Feeling commercially minded? Use eBay, Facebook marketplace, lingerie selling communities and similar to shift your fancier bras. Donate the cash if you want that buzz. You can also sell them to people, albeit at a low price, who have NO embarrassment about selling undies on eBay, and won't reveal your identity.
Feeling like maybe telling people you wear bras is actually LESS embarrassing than the nonsense above? Just give people bras. Your friends. Your family. People in swap groups. The local bring and buy. Don't put it in the tombola or the raffle, I can tell you from experience that never ends well!
If it's a new-new bra with tags or, even better, packaging, charity shops will take them. Some also take lightly worn ones. If it's a sensible bra, the sort that helps you meet British standards for respectability in work or at the bank, then do please see if your nearest refuge or homeless shelter could use it (that make-up collection was also legit, it seems). The first is actually where our last lot of sensible-but-left-over bras went, because sometimes they are useful and they're not the thing you grab when you have to leave in a hurry.
If your bra is really too knackered, too embarrassing, or otherwise unsuitable - send it to the local councils recycling. I'm afraid the chances are it will still end up doing the shredding-insulation material thing, but the process will at least be considerably more efficient.
Now; I'm also aware of some more creative options, so who would like to comment with how to turn bras into hanging baskets and the like? :)
Extra things I read in the course of this, just in case you think I faked the screenshots of social media posts and whatnot. The stuff in point 1 and point 6, you might find this page and here to be a useful starting off point.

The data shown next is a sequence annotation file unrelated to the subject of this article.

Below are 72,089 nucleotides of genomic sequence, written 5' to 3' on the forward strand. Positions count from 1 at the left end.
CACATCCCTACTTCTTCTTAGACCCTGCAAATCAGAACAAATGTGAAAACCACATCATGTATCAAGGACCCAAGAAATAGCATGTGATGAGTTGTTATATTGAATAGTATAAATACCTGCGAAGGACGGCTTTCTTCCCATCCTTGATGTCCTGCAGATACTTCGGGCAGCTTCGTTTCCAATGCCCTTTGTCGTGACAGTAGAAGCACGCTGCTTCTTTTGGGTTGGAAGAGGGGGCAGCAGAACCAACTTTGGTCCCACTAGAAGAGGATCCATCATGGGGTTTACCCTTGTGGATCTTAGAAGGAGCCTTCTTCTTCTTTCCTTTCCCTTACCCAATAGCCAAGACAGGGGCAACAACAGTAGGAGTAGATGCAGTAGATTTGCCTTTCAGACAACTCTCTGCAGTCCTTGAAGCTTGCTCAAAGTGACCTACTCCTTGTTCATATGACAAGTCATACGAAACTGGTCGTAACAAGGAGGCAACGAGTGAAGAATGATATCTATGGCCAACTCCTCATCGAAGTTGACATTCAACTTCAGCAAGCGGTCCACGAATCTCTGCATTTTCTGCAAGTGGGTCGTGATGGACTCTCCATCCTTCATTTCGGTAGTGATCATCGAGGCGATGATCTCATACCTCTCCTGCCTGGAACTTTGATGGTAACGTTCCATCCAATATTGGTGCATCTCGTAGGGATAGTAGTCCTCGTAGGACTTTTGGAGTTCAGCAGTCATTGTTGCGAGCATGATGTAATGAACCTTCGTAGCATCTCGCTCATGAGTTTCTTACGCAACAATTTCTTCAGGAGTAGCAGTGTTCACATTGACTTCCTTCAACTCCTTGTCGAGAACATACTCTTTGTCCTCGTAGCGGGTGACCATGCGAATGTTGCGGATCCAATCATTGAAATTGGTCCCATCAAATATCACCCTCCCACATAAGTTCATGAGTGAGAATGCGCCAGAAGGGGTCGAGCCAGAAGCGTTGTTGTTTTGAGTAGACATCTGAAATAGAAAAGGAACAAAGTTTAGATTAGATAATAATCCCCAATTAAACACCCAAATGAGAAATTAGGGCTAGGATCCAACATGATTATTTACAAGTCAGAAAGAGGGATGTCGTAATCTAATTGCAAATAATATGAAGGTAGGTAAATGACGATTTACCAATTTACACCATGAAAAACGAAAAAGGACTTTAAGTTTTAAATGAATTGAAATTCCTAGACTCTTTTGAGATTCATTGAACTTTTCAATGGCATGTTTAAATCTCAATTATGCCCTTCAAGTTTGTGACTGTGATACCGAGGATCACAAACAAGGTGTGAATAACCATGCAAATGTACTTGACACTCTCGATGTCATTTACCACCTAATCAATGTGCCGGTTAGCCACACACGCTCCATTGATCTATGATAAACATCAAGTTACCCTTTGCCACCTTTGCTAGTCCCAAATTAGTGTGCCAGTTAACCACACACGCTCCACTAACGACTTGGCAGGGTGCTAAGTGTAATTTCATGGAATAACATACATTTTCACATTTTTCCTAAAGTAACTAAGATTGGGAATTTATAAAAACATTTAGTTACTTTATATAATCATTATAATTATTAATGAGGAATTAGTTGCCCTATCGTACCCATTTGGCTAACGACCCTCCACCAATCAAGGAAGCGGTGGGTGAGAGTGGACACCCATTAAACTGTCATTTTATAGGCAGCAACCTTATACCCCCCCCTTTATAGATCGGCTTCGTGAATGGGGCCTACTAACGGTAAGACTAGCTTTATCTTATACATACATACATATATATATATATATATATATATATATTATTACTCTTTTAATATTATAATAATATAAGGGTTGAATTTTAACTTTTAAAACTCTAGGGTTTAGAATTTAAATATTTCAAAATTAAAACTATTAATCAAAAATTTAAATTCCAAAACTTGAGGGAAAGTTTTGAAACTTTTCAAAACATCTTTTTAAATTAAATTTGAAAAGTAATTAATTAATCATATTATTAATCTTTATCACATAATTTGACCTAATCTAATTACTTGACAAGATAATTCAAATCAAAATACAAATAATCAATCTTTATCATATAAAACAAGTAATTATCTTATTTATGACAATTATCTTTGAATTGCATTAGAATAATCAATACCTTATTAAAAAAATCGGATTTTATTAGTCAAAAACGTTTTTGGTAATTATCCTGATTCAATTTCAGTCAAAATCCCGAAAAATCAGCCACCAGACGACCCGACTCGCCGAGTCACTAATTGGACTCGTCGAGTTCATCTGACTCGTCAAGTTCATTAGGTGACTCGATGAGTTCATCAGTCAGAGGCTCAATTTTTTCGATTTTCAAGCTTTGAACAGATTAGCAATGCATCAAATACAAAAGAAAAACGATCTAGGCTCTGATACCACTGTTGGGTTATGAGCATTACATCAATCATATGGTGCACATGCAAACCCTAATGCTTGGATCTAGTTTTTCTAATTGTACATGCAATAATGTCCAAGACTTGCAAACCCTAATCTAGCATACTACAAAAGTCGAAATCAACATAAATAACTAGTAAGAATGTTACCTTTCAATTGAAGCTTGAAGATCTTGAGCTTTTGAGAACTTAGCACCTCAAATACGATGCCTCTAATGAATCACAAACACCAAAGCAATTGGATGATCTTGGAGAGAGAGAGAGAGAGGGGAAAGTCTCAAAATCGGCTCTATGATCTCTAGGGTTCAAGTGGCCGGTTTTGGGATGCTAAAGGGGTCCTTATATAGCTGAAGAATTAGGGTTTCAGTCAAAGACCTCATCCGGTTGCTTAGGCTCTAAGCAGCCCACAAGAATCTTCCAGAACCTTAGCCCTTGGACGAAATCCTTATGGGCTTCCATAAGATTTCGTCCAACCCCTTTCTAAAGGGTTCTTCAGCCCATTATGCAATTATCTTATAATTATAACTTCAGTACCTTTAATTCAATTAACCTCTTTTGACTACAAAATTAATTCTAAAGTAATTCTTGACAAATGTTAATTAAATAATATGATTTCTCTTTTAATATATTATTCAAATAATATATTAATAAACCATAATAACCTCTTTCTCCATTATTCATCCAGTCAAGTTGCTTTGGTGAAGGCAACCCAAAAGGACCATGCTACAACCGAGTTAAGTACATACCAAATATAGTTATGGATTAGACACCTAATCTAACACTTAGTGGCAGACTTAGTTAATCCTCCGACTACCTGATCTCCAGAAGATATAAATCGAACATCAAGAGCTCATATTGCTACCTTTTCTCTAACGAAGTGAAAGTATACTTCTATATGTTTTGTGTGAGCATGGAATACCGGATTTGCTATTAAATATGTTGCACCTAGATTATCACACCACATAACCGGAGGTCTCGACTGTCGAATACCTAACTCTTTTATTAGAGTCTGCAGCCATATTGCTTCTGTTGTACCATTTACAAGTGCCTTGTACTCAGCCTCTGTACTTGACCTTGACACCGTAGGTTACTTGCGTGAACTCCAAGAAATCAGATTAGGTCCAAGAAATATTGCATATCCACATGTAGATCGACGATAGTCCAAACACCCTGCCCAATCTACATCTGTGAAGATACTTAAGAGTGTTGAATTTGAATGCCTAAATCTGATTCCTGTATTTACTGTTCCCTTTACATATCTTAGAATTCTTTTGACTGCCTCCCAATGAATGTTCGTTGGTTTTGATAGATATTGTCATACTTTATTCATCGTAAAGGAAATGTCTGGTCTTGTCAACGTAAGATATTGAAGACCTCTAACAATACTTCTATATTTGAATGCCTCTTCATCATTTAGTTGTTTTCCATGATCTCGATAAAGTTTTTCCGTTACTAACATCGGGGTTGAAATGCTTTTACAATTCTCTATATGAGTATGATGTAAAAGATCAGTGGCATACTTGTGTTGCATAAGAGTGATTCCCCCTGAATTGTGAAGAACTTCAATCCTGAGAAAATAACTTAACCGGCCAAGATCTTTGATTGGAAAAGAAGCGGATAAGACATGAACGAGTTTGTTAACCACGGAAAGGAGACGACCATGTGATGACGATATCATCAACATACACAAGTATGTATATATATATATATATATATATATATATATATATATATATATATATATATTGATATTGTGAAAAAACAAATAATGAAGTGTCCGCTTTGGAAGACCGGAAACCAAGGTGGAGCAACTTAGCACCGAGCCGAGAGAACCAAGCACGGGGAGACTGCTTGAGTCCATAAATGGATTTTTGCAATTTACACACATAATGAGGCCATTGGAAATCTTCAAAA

Articles and press about bra collecting wherein they allege it protects "women in Africa" from rape.
Grace,Ted, I have some bad news.
Knit and natter group
Registrar in Maidenhead
Oh dear one of my peers got sucked in.
And a bra blog.
And a lingerie shop
This lady hears that bras prevent rape everywhere she goes in Africa. Oh dear.
Articles with a diverse array of opinions on the second-hand bra trade (I ran into my limitations here because I can only read English, so there's likely to be a ton of stuff I missed in other languages)
I am old and cynical and suspect that companies who can write off a charity donation for tax purposes love this business model.
More on Zambia
Articles about SWEDOW - Stuff We Don't Want, But Do Want To Feel Good About.
It's not just bras.
But there are A LOT of bra and knicker based SWEDOW charities or campaigns - here's one from this year.
By the way, bras as we know them now were only invented around 1940/1950 really, so it is baffling that not only are we sending bra SWEDOW, we're also insisting that it's impossible to live with breasts without them.